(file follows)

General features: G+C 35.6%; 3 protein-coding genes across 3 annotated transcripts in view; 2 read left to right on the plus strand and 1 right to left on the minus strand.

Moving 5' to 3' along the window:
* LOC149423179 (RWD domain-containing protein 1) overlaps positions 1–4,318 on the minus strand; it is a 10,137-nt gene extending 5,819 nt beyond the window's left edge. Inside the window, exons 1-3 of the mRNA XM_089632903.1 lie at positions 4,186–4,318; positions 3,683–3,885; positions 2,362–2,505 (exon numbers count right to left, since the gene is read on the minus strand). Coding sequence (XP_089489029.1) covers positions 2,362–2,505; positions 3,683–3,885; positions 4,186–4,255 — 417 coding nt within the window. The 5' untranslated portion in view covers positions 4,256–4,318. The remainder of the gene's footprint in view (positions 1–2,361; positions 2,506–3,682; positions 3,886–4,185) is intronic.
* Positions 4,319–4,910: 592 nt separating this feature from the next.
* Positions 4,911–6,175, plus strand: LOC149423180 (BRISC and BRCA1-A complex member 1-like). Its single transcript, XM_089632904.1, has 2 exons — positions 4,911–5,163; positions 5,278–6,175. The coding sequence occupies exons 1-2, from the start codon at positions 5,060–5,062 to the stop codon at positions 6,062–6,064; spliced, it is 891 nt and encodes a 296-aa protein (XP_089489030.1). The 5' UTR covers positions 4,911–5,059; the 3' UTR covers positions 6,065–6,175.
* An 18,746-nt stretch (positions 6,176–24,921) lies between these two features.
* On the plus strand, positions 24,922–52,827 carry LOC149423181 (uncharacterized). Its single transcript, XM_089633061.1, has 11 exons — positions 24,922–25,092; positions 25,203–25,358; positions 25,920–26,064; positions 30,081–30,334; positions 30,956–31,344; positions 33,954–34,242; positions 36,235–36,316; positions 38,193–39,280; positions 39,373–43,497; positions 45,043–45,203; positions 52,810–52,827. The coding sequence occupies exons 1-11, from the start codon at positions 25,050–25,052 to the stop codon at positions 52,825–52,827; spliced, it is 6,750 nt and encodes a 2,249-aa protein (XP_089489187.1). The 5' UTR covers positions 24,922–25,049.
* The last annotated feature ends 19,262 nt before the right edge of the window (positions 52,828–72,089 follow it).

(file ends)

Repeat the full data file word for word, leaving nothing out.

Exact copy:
General features: G+C 35.6%; 3 protein-coding genes across 3 annotated transcripts in view; 2 read left to right on the plus strand and 1 right to left on the minus strand.

Moving 5' to 3' along the window:
* LOC149423179 (RWD domain-containing protein 1) overlaps positions 1–4,318 on the minus strand; it is a 10,137-nt gene extending 5,819 nt beyond the window's left edge. Inside the window, exons 1-3 of the mRNA XM_089632903.1 lie at positions 4,186–4,318; positions 3,683–3,885; positions 2,362–2,505 (exon numbers count right to left, since the gene is read on the minus strand). Coding sequence (XP_089489029.1) covers positions 2,362–2,505; positions 3,683–3,885; positions 4,186–4,255 — 417 coding nt within the window. The 5' untranslated portion in view covers positions 4,256–4,318. The remainder of the gene's footprint in view (positions 1–2,361; positions 2,506–3,682; positions 3,886–4,185) is intronic.
* Positions 4,319–4,910: 592 nt separating this feature from the next.
* Positions 4,911–6,175, plus strand: LOC149423180 (BRISC and BRCA1-A complex member 1-like). Its single transcript, XM_089632904.1, has 2 exons — positions 4,911–5,163; positions 5,278–6,175. The coding sequence occupies exons 1-2, from the start codon at positions 5,060–5,062 to the stop codon at positions 6,062–6,064; spliced, it is 891 nt and encodes a 296-aa protein (XP_089489030.1). The 5' UTR covers positions 4,911–5,059; the 3' UTR covers positions 6,065–6,175.
* An 18,746-nt stretch (positions 6,176–24,921) lies between these two features.
* On the plus strand, positions 24,922–52,827 carry LOC149423181 (uncharacterized). Its single transcript, XM_089633061.1, has 11 exons — positions 24,922–25,092; positions 25,203–25,358; positions 25,920–26,064; positions 30,081–30,334; positions 30,956–31,344; positions 33,954–34,242; positions 36,235–36,316; positions 38,193–39,280; positions 39,373–43,497; positions 45,043–45,203; positions 52,810–52,827. The coding sequence occupies exons 1-11, from the start codon at positions 25,050–25,052 to the stop codon at positions 52,825–52,827; spliced, it is 6,750 nt and encodes a 2,249-aa protein (XP_089489187.1). The 5' UTR covers positions 24,922–25,049.
* The last annotated feature ends 19,262 nt before the right edge of the window (positions 52,828–72,089 follow it).